4 symbolic UNESCO Intangible Heritages representing 3 Vietnam regions
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Throughout a 4000-year development, Vietnam has introduced to the World a huge collection of Vietnam heritage tours that can be customized in almost every region. Until 2018, there has been 12 Vietnamese customs and cultures proudly recognized as UNESCO’s Intangible Heritages in total. During Vietnam’s three main regions, here recalled four most iconic intangible heritages.
A UNESCO Intangible Heritage
Quan Họ Bắc Ninh folk songs
Quan Họ Bắc Ninh folk songs deliver an art of relationship-reinforcing. In Northern rural villages such as Bắc Ninh and Bắc Giang, Liền Anh and Liền Chị, the given titles for male and female singers, are supposed to put on the Việt traditional costumes and take turns to chant several loving melodies in a traditional method of singing without the background music.
In September 2009, the custom of Quan Họ Bắc Ninh folk songs was officially recognized as People’s Intangible Heritage by UNESCO.
Quan Họ Bắc Ninh folk songs
Nhã Nhạc – Vietnam court music
Moving further down to the Central section of the country, Huế is a big name that represents a huge cultural and national values of the country. The city witnessed the last feudal monarchy started and ended, the Nguyễn Dynasty. Nhã Nhạc is how the Vietnamese referred to the typical Vietnam court music during the feudal regimes, which were widely performed and carried out in various royal events such as festivals, ceremonies, coronation days and so on.
Nhã nhạc is recorded to take root in China back in the reign of Zhou Dynasty from the VI to the III centuries BC. Following the flow of history, Royal court music had been spread to its neighboring countries such as Japan, Korea, and Vietnam. Though seen as sprouting from the one origin, the art, and performances in each country much varied.
Vietnam court music
In Vietnam, each feudal regime appreciated and spent a lot of time developing this art of performance. Nhã nhạc had been an essential symbol representing power, influence as well as the long-lasting reign of each ruling family.
2003 is the year witnessing Nhã nhạc to be recognized as People’s Intangible Heritage by UNESCO. Although the music was introduced in the XIII century and reached its golden age in the Nguyễn Dynasty; Nowadays, it is not hard to experience such authentic and precious masterpiece as a part of some guided heritage tours in Vietnam.
Central Highland – Space of Gong culture
The space of Gong culture lasts in a vast area consisting of five different Central Highland provinces: Kon Tum, Gia Lai, Đăk Lăk, Đăk Nông, and Lâm Đồng. The artistic space includes several small elements framing the culture. These are the gongs, gong-inclined music, and songs, gong artists, gong-oriented festivals, the venues where the events take place and so on.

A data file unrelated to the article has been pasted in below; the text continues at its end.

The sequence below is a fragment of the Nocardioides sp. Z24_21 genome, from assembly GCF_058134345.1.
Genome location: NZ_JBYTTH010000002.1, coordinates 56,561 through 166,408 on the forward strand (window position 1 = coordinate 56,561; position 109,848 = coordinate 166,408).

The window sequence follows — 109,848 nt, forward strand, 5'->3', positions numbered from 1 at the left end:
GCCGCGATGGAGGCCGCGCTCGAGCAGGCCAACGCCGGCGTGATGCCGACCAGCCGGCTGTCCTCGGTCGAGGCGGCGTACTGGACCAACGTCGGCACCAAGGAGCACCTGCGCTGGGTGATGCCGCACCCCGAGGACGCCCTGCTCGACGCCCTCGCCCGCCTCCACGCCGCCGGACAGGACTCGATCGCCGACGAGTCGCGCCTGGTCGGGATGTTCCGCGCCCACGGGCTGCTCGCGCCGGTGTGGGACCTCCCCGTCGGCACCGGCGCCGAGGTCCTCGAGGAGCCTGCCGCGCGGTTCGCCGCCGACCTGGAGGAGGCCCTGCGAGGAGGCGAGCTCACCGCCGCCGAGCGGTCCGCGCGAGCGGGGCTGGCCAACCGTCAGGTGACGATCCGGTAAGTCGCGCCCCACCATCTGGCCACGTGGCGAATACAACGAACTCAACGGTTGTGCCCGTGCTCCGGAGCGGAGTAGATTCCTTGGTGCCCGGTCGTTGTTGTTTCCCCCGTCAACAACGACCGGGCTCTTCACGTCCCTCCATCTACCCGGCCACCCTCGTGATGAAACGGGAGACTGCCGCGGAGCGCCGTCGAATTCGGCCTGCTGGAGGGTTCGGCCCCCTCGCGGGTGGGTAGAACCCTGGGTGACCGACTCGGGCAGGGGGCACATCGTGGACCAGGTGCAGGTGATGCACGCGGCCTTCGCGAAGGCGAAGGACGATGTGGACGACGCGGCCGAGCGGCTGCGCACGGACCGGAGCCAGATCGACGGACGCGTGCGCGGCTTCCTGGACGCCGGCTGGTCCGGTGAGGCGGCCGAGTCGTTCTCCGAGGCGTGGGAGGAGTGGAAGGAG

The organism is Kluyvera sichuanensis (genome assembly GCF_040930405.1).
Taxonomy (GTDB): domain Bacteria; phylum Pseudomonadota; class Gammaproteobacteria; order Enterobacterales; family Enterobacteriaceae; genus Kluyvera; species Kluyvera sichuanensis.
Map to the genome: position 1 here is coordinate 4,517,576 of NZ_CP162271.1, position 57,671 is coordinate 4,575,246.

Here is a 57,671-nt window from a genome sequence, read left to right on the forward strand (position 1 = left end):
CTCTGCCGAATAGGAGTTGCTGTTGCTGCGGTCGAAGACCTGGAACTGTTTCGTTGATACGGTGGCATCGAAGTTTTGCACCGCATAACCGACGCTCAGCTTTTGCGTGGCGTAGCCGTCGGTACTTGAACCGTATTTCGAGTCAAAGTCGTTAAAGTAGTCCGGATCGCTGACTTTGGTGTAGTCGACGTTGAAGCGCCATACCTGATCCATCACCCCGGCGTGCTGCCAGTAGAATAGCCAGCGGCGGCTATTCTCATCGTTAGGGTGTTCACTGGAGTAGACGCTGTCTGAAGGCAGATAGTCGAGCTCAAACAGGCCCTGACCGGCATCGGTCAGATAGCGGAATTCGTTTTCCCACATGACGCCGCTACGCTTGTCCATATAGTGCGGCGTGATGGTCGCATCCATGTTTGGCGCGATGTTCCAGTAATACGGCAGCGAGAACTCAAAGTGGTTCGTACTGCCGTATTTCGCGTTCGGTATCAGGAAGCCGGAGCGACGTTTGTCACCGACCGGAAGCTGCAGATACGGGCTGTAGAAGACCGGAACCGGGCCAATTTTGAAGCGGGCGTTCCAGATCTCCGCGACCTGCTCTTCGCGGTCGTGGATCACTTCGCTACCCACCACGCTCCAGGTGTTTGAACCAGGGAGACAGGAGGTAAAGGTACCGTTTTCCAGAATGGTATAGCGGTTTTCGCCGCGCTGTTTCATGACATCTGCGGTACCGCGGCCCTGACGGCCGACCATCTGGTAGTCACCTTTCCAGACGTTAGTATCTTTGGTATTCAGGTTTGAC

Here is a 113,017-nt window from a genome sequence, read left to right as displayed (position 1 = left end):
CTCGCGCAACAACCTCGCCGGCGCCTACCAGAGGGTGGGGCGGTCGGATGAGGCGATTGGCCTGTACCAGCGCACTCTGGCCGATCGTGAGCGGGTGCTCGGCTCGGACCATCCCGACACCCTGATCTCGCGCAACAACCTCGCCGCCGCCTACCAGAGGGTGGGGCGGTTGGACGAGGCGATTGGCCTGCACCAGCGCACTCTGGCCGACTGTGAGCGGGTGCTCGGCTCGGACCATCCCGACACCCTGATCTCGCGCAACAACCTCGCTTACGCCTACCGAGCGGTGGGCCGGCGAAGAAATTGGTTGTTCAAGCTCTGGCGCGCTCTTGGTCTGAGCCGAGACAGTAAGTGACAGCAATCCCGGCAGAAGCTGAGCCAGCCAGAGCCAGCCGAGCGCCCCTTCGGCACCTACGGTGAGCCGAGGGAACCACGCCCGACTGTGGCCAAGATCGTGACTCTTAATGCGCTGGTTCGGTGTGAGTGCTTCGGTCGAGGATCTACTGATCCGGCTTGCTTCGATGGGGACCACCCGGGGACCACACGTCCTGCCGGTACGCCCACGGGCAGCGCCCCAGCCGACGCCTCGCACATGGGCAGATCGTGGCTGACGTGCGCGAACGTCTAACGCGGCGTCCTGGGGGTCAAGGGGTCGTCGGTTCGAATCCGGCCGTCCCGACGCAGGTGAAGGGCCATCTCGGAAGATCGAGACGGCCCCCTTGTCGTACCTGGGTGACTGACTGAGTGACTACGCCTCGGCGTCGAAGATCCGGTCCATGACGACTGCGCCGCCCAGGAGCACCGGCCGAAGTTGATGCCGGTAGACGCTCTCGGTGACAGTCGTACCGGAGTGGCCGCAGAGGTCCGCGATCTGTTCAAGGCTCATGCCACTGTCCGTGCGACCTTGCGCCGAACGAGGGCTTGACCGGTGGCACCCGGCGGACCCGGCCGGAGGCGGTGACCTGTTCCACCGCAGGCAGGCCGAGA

The presence and image of gongs play a huge role in the daily and religious life of Central Highlanders. This iconic symbol goes in accordance in most of the best important milestones in the life of a Vietnamese Central Highland dweller. These are known as one’s birth, wedding, death ceremony, the New Rice Festival, the New House-Construction day and the list goes on.
Space of Gong culture
Seen as a big cultural belief, gongs bridge mankind and the deities in the Supernatural World. Hiding in each gong is the life of a different deity. As a consequence, back in November of 2005, Space of Gong culture was proudly listed as one of the UNESCO’s intangible heritages. For those who have only been to Vietnam for the very first time, visiting Central Highland brings you a broad range of spectacular and authentic ethnic activities through some of your Vietnam heritage packages.
Art of Đờn ca tài tử music and song in Southern Vietnam
Đờn ca tài tử is an iconic singing artwork in the wetland of Mekong Delta, which was introduced and developed at the end of the XIX century based on the initial form of Nhã nhạc – Vietnam court music and local folk literature. As a consequence, is it not hard to figure out that Đờn ca tài tử bears both significant democratic-mannered and scholarly characteristics.
Performing Đờn ca tài tử
A set of must-have instruments applied into a basic performance of Đờn ca tài tử consists of the moon-shaped lute, the two-stringed fiddle, sixteen-stringed zither, pear-shaped lute, percussion, monochord, bamboo flute, violin, and guitar. This sensational native singing is not only seen in attractive festivals yet also found in a typical daily break after a hard-working day on the fields.
Mekong Delta’s Đờn ca tài tử officially left its name in the record of UNESCO’s Intangible Heritage in December 2013. The easiest way to enjoy this brilliant artwork is signing up for a day trip to Mekong Delta, the ending land of the country, which has got quite many good Vietnam heritage tour reviews from previous visitors.
We highly advise you to try all these out if your Vietnam heritage tours are sorted all across the country. In order to have the best insight into each of them, remember to look for a good local tour guide in each city you step to.